A timber fence can add multiple benefits to your property, from creating an effective barrier and boundary line to boosting the aesthetic appeal of your property’s exterior for years at a time. However, your wooden fence could end up suffering prematurely from rot if you don’t take the proper steps to keep it maintained and protected before and after installation. This month, we’re looking at the best ways to protect your fence from soil damage, to help keep rot at bay for as long as possible so your fence can stay standing without needing constant repair or replacement.
Fence Rot Threat
Rot is an ever present threat to the health of your fence, and is caused by the wood’s prolonged exposure to moisture, mainly via contact with the soil. Rot will weaken the fence’s structural integrity and dramatically reduce its lifespan.
You might think that replacing a rotten fence panel or post will solve the problem, but if you don’t deal with the source of the rot the replacement panel will only suffer the same fate. Direct contact between the bottom of the fence and damp soil will allow moisture to infiltrate and soak into the fence easily from the earth. Rainfall, too, can be a factor, especially in unprotected wood; the rain will absorb directly into the fence, or will collect at the bottom in the soil.
Clear separation between the fence wood and the soil itself is the only way to prevent soil damage; it will be a persistent and immovable threat until this is achieved. If your fence has already been protected from the soil, by some of the measures we will talk about shortly, there are still ways that soil damage can harm your fence. Raising the soil level for instance, so it forgoes any implemented protection, will lead to rot further up the fence, so if you are creating raised beds or a compost area in your garden you will need to plan ahead so it doesn’t accelerate the presence of rot.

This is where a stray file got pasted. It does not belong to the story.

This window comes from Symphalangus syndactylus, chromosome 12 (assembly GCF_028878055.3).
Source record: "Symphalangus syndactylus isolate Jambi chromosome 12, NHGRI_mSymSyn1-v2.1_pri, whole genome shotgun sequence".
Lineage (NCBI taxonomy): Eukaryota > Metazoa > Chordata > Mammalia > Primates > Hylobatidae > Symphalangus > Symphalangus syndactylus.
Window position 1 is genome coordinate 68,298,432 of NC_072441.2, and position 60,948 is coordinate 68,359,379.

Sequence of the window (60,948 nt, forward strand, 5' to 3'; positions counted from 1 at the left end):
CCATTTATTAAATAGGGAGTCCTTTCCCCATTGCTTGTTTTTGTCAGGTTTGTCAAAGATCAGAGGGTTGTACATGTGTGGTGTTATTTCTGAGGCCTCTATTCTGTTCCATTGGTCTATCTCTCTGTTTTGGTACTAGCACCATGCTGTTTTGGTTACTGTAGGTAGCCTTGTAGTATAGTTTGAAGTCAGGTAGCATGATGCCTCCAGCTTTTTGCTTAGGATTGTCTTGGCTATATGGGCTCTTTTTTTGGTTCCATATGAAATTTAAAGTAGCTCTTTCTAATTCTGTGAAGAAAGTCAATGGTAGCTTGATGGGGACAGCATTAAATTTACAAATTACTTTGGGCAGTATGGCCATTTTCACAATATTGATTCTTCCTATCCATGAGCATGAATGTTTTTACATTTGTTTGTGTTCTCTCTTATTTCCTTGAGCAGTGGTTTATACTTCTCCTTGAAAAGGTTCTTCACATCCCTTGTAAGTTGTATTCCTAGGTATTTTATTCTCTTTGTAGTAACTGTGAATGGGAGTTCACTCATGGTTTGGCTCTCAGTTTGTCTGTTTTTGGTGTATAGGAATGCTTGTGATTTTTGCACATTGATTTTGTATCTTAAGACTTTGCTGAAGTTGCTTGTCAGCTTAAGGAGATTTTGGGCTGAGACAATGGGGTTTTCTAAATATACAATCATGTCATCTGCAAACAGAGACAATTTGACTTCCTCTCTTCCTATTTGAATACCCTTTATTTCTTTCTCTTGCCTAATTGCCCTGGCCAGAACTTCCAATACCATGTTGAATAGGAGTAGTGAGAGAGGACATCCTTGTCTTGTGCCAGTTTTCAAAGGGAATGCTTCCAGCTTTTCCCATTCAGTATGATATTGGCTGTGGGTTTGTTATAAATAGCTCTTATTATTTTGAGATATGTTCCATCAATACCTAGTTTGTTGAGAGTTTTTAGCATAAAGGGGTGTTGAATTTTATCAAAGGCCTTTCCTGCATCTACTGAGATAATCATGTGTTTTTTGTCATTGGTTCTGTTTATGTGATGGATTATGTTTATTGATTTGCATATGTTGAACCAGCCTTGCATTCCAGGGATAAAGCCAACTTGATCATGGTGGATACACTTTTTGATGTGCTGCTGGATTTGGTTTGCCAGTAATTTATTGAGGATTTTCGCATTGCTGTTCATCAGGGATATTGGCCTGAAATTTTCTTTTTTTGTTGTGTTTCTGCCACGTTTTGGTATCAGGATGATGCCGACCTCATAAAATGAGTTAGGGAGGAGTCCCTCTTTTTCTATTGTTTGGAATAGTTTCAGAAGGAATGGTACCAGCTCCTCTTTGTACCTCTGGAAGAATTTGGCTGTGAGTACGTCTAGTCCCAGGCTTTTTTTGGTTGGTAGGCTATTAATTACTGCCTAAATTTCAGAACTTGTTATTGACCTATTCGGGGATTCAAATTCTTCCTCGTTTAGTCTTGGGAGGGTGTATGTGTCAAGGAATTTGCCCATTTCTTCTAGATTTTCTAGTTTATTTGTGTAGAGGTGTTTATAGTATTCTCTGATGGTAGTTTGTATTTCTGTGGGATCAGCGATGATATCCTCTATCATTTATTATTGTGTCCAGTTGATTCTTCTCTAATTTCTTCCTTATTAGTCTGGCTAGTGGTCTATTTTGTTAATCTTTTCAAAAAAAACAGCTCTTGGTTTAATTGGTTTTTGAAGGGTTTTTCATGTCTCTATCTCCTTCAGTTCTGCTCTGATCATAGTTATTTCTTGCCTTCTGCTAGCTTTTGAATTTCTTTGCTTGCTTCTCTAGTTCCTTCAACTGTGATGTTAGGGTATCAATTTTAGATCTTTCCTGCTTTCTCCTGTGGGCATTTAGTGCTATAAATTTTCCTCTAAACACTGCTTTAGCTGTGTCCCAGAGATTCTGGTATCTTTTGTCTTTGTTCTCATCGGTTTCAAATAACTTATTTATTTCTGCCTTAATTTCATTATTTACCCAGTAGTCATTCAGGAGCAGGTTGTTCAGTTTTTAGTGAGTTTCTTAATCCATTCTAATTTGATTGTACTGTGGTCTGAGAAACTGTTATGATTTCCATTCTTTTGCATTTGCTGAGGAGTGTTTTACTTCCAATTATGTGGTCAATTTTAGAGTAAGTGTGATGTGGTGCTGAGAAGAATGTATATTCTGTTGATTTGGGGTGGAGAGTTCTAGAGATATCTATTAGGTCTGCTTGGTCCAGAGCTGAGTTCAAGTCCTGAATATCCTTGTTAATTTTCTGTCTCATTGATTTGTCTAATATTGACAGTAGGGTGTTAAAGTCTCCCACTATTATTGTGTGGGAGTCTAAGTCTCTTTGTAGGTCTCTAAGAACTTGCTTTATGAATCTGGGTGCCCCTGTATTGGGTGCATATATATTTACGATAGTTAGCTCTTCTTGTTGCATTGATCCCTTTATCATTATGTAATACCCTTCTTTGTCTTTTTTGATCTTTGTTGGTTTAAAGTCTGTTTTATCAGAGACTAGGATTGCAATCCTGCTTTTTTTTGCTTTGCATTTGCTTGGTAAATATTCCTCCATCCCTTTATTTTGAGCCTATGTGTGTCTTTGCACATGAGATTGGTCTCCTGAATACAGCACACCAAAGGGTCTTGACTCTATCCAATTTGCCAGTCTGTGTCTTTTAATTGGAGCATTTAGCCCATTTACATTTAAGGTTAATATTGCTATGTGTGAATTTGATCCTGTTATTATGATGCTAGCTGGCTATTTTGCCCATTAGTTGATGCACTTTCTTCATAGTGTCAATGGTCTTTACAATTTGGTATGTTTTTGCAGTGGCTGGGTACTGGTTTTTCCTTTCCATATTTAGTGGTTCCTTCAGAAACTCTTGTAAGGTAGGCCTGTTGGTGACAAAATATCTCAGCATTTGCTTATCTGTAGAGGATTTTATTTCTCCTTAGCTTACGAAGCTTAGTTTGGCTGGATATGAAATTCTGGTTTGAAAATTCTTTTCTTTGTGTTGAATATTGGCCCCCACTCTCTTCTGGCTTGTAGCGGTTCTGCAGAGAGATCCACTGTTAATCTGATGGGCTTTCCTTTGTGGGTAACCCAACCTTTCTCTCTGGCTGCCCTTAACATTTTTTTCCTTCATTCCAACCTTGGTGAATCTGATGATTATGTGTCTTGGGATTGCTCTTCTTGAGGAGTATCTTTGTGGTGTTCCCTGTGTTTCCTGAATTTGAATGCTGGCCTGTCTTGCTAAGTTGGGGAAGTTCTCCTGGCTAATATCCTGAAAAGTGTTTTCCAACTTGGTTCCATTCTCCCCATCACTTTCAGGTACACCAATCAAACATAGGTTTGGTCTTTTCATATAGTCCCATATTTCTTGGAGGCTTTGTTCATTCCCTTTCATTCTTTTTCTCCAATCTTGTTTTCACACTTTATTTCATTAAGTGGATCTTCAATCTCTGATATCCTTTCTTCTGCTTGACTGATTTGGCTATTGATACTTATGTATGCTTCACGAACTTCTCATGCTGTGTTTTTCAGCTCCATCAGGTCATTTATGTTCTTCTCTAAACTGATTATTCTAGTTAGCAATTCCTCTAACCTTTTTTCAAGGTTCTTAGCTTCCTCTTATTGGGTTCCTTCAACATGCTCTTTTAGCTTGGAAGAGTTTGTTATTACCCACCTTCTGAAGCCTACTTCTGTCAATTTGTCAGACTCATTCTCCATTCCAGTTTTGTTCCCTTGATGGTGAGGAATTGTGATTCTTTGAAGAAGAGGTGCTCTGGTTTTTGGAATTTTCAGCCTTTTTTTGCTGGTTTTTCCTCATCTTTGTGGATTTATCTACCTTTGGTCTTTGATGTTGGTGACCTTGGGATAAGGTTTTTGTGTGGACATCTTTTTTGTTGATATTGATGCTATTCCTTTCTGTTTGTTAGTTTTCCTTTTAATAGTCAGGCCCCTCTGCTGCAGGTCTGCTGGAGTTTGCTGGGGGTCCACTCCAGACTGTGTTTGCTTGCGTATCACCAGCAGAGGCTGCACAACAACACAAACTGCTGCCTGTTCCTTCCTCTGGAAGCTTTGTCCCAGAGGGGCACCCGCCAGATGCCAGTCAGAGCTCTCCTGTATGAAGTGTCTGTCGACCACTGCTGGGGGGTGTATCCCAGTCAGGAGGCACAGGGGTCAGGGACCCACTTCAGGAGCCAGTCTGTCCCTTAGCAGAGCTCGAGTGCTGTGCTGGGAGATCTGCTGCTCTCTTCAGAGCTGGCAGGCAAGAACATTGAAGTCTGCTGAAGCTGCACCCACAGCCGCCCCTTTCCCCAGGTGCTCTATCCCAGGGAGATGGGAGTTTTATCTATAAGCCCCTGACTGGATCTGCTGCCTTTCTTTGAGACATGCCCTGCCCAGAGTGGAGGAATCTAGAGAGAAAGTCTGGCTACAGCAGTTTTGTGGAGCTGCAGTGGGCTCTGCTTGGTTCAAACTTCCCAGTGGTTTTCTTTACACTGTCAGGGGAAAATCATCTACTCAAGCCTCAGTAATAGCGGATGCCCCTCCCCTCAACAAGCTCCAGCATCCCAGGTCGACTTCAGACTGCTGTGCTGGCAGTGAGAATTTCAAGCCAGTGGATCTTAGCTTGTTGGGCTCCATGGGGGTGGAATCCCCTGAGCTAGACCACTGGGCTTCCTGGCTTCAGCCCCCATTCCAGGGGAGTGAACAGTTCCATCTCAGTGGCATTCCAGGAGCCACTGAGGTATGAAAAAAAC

Effective Barriers With Gravel Boards
There are options when it comes to sheltering your wooden fence from the soil: you can install gravel boards along the bottom, set your wooden posts in concrete, or use concrete posts from the outset. These methods will effectively isolate the soil from your fence posts and panels, as well as strengthening your fence in general.
Gravel boards can be timber or concrete, and will raise your fence panels off the ground and away from any damp soil. Timber gravel boards should be treated to fight against moisture and rot, and will need to be maintained over their lifetime so they remain strong throughout, however they are easily replaced if required.
Concrete gravel boards and concrete posts are maintenance free, offering comprehensive protection from soil damage for the entirety of their lifespan. Timber posts should be set in concrete, or else moisture will be easily absorbed in large quantities in the bottom portion of your posts, severely weakening them. This will eventually lead to the collapse of your fence.